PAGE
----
plentiful.

We settled in villages,

peaceful, united,

with bounty for all.

Armies invaded and

gave us their gods.

Friends became enemies,

there was never enough.

When an insatiable

need for power

destroyed us,

earth,

restored to all

but humanity,

was once again

enough.

From the Stars

I’ve often argued that

I am not a poet,

that I fill my messenger bag

with promises and guidance

gathered from the stars

and do my best to deliver

them unchanged.

But, if it is the job of a poet to

find inspiration in solitude

and share each point of light

revealed there,

perhaps I am a poet after all.

Getting It Right

We knew the miracles

were ours.

We knew, and

turned away.

Terrified to be gods,

we appointed others

to take charge.

One day we will

come to terms

with our godness

and create the world

we yearn for,

comforted by the

knowledge that

we are

bound

to get it

right.

Your Own Level

Water seeks its

own level.

Winding,

flowing,

unstopped by

massive boulders

or slender twigs,

moving as it has

for millennia

on familiar paths

in different forms,

here snow,

there rain.

A cloud that

greeted an

ancient civilization

returns to

renew a city street,

refresh a slender tree.

Remember, we are

largely water,

useful information

if life has pushed you

to your lowest level.

Ups and Downs

We look down to

measure our climb,

and climb because

to stay in one place

is against our nature.

Some fear a misstep,

a stumble,

a fall,

but those who

have learned

there is no up,

no down,

understand

the point has

always been

the journey.

The Things We Need

The sun tempts me from a desk

cluttered with loud chores demanding

attention to look out at my neighbor

weeding her garden.

Her simple effort to move plants

instead of paper fascinates me,

producing food we need to live

instead of snappy slogans persuading

others to buy things they don’t.

At the end of the day,

soil stained and wrapped in the

scent of fresh air, she sleeps soundly,

while I stare at her garden,

pale, wide awake, and having

much less success stopping the

spread of invasive thoughts than

she had with dandelions.

Immeasurable Effect

Awareness brings compassion

and a softened heart,

a conscious state, reminding me

to make every action kind,

and every response one

of gratitude.

How Wise the Design

In a recent period of spiritual doubt

I sought refuge in nature,

a patch of grass that, while small,

was no less important than the

encircling galaxy.

Muting the chatter that ego brings

to every event, I sank into a lush

green carpet to consider the fear

that haunted me.

How wise the design that allowed me

to lie perfectly still beneath a giant

dome and witness endless change.

How clever the painter who countered

rich earth tones with soft pastels to

separate earth from sky.

How expansive the setting when the

brightest light departed to expose a

billion siblings dancing in celebration.

How rapid the conquest of fear

when both heart and mind opened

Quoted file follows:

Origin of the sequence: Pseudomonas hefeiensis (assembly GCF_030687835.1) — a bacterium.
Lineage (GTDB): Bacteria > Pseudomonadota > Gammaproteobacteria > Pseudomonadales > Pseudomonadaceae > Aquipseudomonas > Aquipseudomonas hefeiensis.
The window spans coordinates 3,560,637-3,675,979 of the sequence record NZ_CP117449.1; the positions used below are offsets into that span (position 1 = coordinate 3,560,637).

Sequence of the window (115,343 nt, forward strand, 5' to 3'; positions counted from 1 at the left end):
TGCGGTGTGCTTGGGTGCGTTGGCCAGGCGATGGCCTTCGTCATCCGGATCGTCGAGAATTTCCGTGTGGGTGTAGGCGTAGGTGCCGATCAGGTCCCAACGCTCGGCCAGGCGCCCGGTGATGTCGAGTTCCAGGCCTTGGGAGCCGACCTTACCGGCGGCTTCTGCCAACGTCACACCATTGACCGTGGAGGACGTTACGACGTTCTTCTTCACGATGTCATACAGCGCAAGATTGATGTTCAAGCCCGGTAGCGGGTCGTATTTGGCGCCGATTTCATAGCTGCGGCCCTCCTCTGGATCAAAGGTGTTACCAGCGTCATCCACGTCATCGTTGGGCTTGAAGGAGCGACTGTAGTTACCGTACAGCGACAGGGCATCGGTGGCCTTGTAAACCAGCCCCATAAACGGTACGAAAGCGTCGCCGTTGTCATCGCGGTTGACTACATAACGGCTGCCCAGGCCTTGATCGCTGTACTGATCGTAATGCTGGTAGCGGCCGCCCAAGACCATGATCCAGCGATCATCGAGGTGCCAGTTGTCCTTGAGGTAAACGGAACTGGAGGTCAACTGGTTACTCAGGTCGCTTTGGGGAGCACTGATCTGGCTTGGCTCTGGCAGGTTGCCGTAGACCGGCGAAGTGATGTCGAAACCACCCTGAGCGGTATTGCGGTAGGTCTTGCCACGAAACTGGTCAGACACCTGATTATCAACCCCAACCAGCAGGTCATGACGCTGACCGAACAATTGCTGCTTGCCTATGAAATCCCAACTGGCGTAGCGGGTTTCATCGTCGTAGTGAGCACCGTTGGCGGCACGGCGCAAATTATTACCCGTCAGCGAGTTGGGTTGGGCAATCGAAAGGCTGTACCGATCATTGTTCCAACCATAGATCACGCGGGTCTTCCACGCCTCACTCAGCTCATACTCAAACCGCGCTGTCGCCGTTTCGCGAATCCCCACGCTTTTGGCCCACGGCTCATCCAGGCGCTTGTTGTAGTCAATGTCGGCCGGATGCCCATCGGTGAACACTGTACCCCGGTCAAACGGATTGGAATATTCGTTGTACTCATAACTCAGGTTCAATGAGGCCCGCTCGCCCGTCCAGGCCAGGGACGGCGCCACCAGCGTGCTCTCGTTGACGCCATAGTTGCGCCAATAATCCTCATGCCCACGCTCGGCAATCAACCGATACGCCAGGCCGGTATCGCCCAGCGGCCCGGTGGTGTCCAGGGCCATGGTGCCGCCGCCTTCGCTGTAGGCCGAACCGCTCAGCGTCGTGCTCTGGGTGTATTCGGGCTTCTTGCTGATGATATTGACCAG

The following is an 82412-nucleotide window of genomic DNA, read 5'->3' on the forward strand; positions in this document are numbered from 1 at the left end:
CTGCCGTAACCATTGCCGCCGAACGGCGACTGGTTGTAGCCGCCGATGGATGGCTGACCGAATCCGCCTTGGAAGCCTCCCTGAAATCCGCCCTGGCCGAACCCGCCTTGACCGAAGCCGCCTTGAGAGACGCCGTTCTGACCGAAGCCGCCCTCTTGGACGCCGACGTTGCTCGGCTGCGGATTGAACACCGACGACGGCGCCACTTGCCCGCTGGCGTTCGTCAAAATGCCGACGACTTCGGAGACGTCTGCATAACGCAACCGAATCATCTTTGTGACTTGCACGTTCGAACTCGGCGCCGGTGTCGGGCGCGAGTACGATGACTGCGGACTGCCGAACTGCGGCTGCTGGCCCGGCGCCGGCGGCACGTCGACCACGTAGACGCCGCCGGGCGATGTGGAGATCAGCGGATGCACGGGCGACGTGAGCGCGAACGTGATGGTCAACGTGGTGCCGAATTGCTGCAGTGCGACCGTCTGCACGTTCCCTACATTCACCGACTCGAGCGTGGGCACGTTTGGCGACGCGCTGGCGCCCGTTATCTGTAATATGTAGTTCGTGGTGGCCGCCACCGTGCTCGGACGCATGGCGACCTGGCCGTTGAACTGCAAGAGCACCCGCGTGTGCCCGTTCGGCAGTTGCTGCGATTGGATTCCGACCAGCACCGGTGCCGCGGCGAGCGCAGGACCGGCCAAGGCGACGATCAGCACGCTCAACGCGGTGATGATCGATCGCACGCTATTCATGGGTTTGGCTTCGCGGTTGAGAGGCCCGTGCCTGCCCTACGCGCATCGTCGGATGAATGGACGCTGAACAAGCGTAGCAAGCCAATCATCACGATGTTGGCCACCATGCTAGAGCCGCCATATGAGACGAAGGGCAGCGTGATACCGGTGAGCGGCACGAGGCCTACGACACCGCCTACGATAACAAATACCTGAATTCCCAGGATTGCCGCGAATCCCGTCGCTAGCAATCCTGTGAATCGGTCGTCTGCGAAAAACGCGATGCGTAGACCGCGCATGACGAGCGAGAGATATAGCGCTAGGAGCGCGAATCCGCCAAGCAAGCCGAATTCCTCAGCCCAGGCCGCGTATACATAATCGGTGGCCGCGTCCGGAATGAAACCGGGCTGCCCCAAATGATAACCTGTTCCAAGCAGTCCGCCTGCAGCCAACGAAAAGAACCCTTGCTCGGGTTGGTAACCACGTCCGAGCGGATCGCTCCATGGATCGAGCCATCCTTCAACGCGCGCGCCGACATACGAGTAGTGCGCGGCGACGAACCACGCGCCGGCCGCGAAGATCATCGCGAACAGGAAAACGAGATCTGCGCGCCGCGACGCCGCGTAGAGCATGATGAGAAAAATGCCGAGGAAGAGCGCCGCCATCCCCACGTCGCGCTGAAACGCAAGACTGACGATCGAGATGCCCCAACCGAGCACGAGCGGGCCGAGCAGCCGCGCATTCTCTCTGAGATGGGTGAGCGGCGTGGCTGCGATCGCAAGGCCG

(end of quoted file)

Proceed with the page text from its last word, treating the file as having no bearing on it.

to fill with the stuff of stars.

The Connection

What about you is astonishing?

Your generosity, kindness,

your ability to forgive?

We are collectively

remarkable, you know.

When a powerful few,

hearts black with greed,

try to divide us,

to drive us to our knees,

we blink sleep-encrusted

eyes and take a stand.

Chins lift and hands reach

out to guide fallen sisters

and brothers to their feet.

We learn to talk beyond our

phones, to friend offline.

We like without icons

and share secrets without

counting characters.

The world moves forward,

global bonds grow,

joined by love

instead of hate.

Are we worthy

of this connection?

Oh, yes.

More than

we know.

The Next Step

I take a step and wonder

if it will define the worth

of previous journeys;

if every movement

forward or back

will be judged

by the direction

I choose now.

I whisper “Amen” and wonder

if this prayer will replace

earlier pleas for

guidance and grace,

or if past requests

for support apply to

coming storms.

I take a breath and wonder

if the arrangement of steps

and prayers really matters

in the scheme of things;

if, perhaps, what the

universe most treasures

are the steps we dance

and the prayers we sing

in any order we choose.

A Quick Recovery

Morning comes,

dissolving dreams

and shedding light

on the day’s

first challenges.

I forgot to put

water in the

coffee maker.

A phone message

arrived in the

night with sad news

from a friend.

I consider crawling

back under the covers

to wait for a day

that welcomes me

filled with blessings.

Tap, tap, tap

from the paw

of a nearby cat

reminds me,

rather firmly,

that this morning

is exactly that.

Sweet Talk Me

Sweet talk me this morning sun.

Warm these wings still trembling

from the long dark flight.

Dissolve the fear that

feeds my anger

and when I awaken,

confused by the purpose

of this earthly form,

hold me in your

honey-sweet embrace

and assure me of

my place in the light.

Questions

Can you be sure the

ground is solid?

Or when the

sun returns,

will the weight

of a shadow

cave the earth

beneath your feet?

Are you certain the

boulder rolls downhill?

Or does someone

on the other side

push with equal

passion?

Are you confident

life is measured by

success and failure?

Or is the gauge

not the weight

of shadows

or the press

of gravity,

but the level

of love

in your heart?

Under the Bridge

There was so little

light under the bridge

that my body thought it

night and went to sleep.